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A Case for Pounds (and Feet and Slugs)

I overheard someone the other day lamenting Americans’ obstinate resistance to the metric system, and I wished that G.K. Chesterton had written an ode to English measuring units. Anyone who could begin an essay with such a line as “At about twenty-one minutes past two today I suddenly saw that asparagus is the secret of aristocracy” could certainly have done justice to a system so marvelously, poetically, truthfully hodgepodge as our units of measurement.

It makes sense, of course, that some of the units are derived from the human body, for humans in general have an incurable tendency to measure all other things—including one another—by themselves. Thus an “inch” is defined as the width of a thumb; a “foot” is, of course, the length of that piece of anatomy, and the fantastic variation in human foot-lengths is witnessed by frequent historical changes in the standard length of the measurement; and the yard, though the word derives from the Saxon gyrd, or stick, recalls one man who actually did proclaim himself the measure of all others, for its length remains equal to the distance between King Henry I’s nose and finger, as he decreed in the eleventh century.

Other units paint scenes from our forbears’ lives, such as those cooks who would scoop out flour with the nearest “cup,” use thumb and forefinger to toss in a “pinch” of salt, and finish is off with just a “dash” of pepper—a dash being, of course, half a pinch. The “barrels” we use to measure petroleum recall the wooden vessels that stored British wine; and, speaking of wood, you owe the quantity of firewood in your “cord” to whomever began the custom of measuring stacked wood with a length of string. If you’ve been irritated by the symbolizing of “pound” with two initials to be found nowhere in that word, thank the Romans who devised the libra pondo, or pound of weight. And whether or not the term “field” describes your suburban backyard, that is what an Old English speaker would hear when you use his word “acre.”

Then there are the units for which Lewis Carroll would undoubtedly have found a place in his unwritten sequel to “Jabberwocky.” A mass accelerated by a one-pound force over one foot per second squared is a “slug”; change the foot to an inch, and you’ll have a “slinch,” which you could also call a “mug” or “blob” or “snail.” In case you were wondering, as you probably ought to be, these units were developed by the United States National Aeronautics and Space Administration; perhaps NASA prefers monosyllabic measurements to reduce complications when sending projectiles into space.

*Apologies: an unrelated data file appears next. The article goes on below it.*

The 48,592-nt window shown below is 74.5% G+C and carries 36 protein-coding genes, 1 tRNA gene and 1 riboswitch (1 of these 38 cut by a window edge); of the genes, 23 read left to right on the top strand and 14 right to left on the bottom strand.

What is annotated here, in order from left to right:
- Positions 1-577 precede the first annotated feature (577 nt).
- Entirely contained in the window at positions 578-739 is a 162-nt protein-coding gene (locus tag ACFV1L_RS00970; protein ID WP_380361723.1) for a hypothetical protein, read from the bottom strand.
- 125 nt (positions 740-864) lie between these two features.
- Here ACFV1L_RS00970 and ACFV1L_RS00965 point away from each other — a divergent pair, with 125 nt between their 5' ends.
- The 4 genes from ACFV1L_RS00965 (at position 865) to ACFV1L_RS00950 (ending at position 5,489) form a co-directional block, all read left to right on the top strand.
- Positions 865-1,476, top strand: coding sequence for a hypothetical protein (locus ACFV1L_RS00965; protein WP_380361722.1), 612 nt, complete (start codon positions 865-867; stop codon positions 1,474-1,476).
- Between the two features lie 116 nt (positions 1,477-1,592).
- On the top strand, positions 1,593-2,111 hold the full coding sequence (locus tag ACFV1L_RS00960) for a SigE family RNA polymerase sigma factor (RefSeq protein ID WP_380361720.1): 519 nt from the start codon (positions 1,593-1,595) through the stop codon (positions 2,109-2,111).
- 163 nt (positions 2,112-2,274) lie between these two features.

It would doubtless be simpler and tidier and more precise to measure out our lives in meters and grams and liters. But then what would have become of Eliot’s Prufrock, who measured out his life in coffee spoons? Would his poor love song ever have been immortalized, had he used grams of coffee grinds instead?

Measuring things, like naming them, is a way of understanding: the measurer must observe a thing closely, contemplate its nature, compare it to other things. And as a way of understanding, it is a way of governing, controlling, of—well, ruling, as indeed Adam ruled the animals he named. It’s no accident that kings and measuring sticks bear the same name.

But in our age, rulers have become tyrants, and all human practices are subjected to the tyranny of measurement, percentage, and assessment, with the metric mindset subtly aiding and abetting. “Meter” is simply Latin and Greek for “measure,” and the lack of story in that etymology leaves impression that its measurement is absolute. Its neat decimal divisions, its ahistorical prefixes—it is the perfect abstract system, and its rhetorical appeal is therefore compelling.

By contrast, the old foot-pound-second system seems haphazardly concrete and historical—as indeed it is. Yet in an age infatuated with both abstraction and assessment, this might be the healthiest possible rhetoric of measurement. We who place implicit faith in “data,” presented in charts and graphs and statistics with great capacity for deception, might benefit from the reminder that all measurement is contingent.

In another age, Americans resisted the metric system because they considered it godless, coming (like so much vintage atheism) from the enlightened French revolutionaries. Well, the old system is not of God, but it is blessedly human, and reminds us that our wisest calculations are only human, too. Feet and pounds and slugs are not, by any means, a major front in the war for truth—but they are good, delightful, and thus, defensible.

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